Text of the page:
Now a retrospective of this New England artist’s work is being featured at the University of Massachusetts Amherst, highlighting the diversity of Welling’s creations — from traditional landscapes to miniature portraits, from vibrant color to black and white, from representation to abstraction.

“I’ve followed his career for a long time,” said Loretta Yarlow, director of the University Museum of Contemporary Arts (UMCA), where Welling’s work is on display through May 5. “Jim has been experimenting all his life. I really think it’s his incredible wide range of materials and styles ... that characterize his 30-plus years as an artist.”

The UMCA exhibit, called “Open Space,” also includes paintings and video, and perhaps more importantly, it’s dedicated entirely to work that Welling has done in New England. Welling, a Connecticut native who teaches at the University of California, Los Angeles, still returns regularly to photograph in New England, Yarlow says.

“It’s really a thrill to have his work here and to be able to work firsthand with him to set up the exhibit,” she added.

First, a painter

Welling, who was born in 1951, grew up in the town of West Simsbury, Conn., west of Hartford, and early on developed an interest in documenting landscape, first as a painter and later as a photographer. Yarlow says one of the appeals of the UMCA exhibit is that it features some of his earliest and latest work together for the first time. The show includes watercolor paintings of land surrounding Welling’s family home that have never been publicly displayed before.

Eva Fierst, UMCA’s education coordinator, notes that Welling is a self-taught photographer whose first forays behind the lens came after he had developed as a painter, and that painting continues to influence his work, though it’s not something he does anymore.

“There’s an emotive quality to his images, rather than the documentary effect that a lot of people associate with photographs,” Fierst said. “And sometimes he uses just a riot of colors — they’re extraordinary.”

The UMCA show places Welling’s color images in a separate area from the black-and-white ones, which accentuates the palette of the former work. Displayed here are several pictures from a detailed study Welling made from 2006 to 2009 of architect Philip Johnson’s glass house in New Canaan, Conn.

Making use of different filters, multiple angles, shadow and reflection, Welling presented the glass house and other parts of the 47-acre property in myriad ways. One photo shows the sun sparkling just above the roof of the house; molten gold envelops the glass below, while trees and a deep-blue sky are reflected on the glass just to the side.

Another image is bathed in murky green light, the view focused on a stone wall and high grass in the foreground, and trees in the background. The house itself, only partly visible behind the wall, looks small and insubstantial.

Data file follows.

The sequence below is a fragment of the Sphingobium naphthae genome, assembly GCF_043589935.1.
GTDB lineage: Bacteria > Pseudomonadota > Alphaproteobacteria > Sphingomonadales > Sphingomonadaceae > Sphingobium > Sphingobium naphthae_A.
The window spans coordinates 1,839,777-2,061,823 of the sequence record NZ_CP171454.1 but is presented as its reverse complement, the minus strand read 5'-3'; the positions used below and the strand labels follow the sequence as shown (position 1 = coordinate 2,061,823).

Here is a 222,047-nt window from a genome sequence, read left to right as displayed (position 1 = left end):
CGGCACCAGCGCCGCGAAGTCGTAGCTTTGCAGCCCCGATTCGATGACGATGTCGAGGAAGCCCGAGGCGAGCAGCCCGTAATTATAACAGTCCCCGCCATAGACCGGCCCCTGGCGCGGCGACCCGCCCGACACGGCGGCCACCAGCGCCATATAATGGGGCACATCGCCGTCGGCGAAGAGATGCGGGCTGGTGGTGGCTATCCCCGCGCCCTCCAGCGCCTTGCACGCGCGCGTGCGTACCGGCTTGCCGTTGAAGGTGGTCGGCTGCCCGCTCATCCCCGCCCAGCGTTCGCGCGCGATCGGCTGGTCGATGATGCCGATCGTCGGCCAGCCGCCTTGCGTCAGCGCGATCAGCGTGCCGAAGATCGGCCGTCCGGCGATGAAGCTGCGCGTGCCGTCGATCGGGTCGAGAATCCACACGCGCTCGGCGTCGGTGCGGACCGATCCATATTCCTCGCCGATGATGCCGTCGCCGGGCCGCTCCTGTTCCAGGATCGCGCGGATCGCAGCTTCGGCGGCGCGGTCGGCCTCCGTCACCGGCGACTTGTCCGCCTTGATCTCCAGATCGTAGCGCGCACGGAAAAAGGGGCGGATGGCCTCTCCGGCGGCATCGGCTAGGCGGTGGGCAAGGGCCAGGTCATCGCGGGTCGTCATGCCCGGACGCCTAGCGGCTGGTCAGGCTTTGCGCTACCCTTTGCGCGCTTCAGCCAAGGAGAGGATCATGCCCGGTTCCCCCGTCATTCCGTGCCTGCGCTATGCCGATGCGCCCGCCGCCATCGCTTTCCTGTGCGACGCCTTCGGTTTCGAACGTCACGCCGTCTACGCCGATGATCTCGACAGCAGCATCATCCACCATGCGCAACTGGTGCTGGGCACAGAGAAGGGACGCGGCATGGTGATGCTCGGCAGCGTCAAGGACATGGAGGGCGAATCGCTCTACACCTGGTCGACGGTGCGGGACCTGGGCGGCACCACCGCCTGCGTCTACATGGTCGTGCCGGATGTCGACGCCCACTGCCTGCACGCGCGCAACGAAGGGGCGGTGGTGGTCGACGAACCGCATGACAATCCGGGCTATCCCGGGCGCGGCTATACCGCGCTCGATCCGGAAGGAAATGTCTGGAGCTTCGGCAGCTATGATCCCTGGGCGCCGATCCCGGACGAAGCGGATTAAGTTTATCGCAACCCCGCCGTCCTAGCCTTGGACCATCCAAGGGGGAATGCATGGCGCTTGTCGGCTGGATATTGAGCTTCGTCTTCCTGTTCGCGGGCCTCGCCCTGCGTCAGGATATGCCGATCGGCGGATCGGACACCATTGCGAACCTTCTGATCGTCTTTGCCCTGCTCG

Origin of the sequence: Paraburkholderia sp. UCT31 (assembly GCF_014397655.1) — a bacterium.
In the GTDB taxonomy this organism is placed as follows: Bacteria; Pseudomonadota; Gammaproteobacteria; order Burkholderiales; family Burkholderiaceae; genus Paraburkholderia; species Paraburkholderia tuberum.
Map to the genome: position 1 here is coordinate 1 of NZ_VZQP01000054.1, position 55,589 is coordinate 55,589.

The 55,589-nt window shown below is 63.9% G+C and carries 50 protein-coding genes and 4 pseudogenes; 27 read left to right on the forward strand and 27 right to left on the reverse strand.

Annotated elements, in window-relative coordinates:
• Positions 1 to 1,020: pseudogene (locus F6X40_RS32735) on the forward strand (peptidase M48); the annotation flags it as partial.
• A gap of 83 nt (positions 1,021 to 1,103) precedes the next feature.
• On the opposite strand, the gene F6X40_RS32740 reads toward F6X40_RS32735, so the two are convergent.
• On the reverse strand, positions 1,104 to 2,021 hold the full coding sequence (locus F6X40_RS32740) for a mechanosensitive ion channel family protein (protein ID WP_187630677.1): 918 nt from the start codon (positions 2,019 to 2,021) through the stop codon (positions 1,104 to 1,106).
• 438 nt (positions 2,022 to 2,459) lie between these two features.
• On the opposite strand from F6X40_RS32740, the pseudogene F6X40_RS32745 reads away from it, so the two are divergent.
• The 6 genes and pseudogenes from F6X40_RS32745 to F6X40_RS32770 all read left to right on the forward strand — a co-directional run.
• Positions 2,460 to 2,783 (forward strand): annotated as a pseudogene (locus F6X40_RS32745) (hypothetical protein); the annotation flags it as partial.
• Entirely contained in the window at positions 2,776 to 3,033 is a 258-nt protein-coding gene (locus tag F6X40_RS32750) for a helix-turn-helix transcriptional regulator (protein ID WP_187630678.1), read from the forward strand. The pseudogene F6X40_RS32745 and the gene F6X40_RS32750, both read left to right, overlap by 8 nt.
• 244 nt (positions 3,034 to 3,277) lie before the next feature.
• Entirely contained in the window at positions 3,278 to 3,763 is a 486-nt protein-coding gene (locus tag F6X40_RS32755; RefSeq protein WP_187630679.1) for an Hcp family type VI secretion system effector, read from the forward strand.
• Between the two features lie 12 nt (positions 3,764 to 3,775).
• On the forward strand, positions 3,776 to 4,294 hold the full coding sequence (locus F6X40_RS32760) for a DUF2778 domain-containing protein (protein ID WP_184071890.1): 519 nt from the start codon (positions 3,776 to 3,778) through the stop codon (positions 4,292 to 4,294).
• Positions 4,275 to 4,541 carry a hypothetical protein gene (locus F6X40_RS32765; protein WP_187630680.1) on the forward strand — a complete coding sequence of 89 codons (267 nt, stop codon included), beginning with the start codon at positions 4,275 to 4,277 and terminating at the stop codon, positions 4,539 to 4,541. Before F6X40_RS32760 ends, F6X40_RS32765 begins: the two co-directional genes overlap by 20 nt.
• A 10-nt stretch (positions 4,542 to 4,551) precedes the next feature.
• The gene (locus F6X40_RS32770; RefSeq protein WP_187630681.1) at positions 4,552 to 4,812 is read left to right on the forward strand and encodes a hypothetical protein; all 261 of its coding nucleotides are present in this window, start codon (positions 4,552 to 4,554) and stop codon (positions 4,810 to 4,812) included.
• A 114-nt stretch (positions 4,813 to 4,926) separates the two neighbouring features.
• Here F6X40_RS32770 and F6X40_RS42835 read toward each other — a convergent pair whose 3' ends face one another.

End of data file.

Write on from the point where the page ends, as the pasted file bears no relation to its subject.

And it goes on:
“That’s another of his trademarks — he really likes to play with scale and create uncertainty,” Yarlow said.

Videos that Welling made of the house, shot from inside and out, as well as around Johnson’s property, and during different seasons, are part of the exhibit and also reflect his interest in color and changing perspective, said Fierst.

“His view is that the camera is not always the truth teller. You have to question things all the time ... what you perceive is (the artist’s) vision, but it’s not necessarily the universal truth.”

Realism vs. abstraction

Welling, whose work has been exhibited across the United States and overseas, has long been a critics’ favorite. Yarlow says he’s considered a vital part of the “Pictures Generation,” a group of photographers who emerged in the 1970s and whose work reflects growing up in the consumer and media-saturated age of post-World War II America.

But it’s only relatively recently that Welling has begun to attract wider notice, Yarlow says. He’s had shows in New York City in the past several years, and a large-edition book on his work has recently been published.

“He doesn’t have a signature style — he doesn’t have a sound bite,” Yarlow said. “But he’s been a very big influence on other artists.”

In his black-and-white photographs, Welling also explores perspective and the contrast between realism and abstraction. He regularly works in series, Fierst says, doing multiple photographs of an object or setting. One such collection, from 1980, is of mottled and rugged surfaces that seem mysterious; some suggest dense foliage, such as a hedgerow, or perhaps a lava flow. Actually, these small photos are close-ups of crumpled tinfoil.

Welling has also made a name for himself over the years with photograms, an image made without a camera by placing objects on light-sensitive paper and exposing them to light. One of Welling’s series, “Frolic Architecture,” which he created in 2012 for a volume of verse by poet Susan Howe, consists of sheets of mylar that the artist painted with watercolors, then folded and photographed. The result: looping abstract patterns and shapes that defy categorization.

But, Fierst says, Welling also has a keen interest in nature and urban landscapes. He’s made a long study of Connecticut railways and related structures such as bridges, and the UMCA includes selected back-and-white photographs that evoke different sides of his native state — a ruined bridge, solitary trees, a snow-speckled field, a barn and a dusty dirt path beneath a summer sky.

“He does some very interesting juxtapositions of nature and man-made objects in nature,” Fierst said.

Though Yarlow says Welling’s work has never been exhibited at UMass before, he has a connection to the Valley: He photographed the cover art for the 1985 album “Bad Moon Rising” by Sonic Youth, the alternative rock band whose founding members, Thurston Moore and Kim Gordon, moved to Northampton in the late 1990s.

Welling’s continued explorations of photography and his search for different images make him a role model for new artists, Yarlow says. Even as others search for an “iconic style, she added, “Welling is a refreshing reminder that artists need to continue to try out the ‘new.’ ”

Steve Pfarrer can be reached at spfarrer@gazettenet.com.

James Welling’s “Open Space” will be on view at UMCA through May 5. Museum hours are Tuesdays through Fridays from 11 a.m. to 4:30 p.m., and Saturdays and Sundays from 2 to 5 p.m. Admission is free.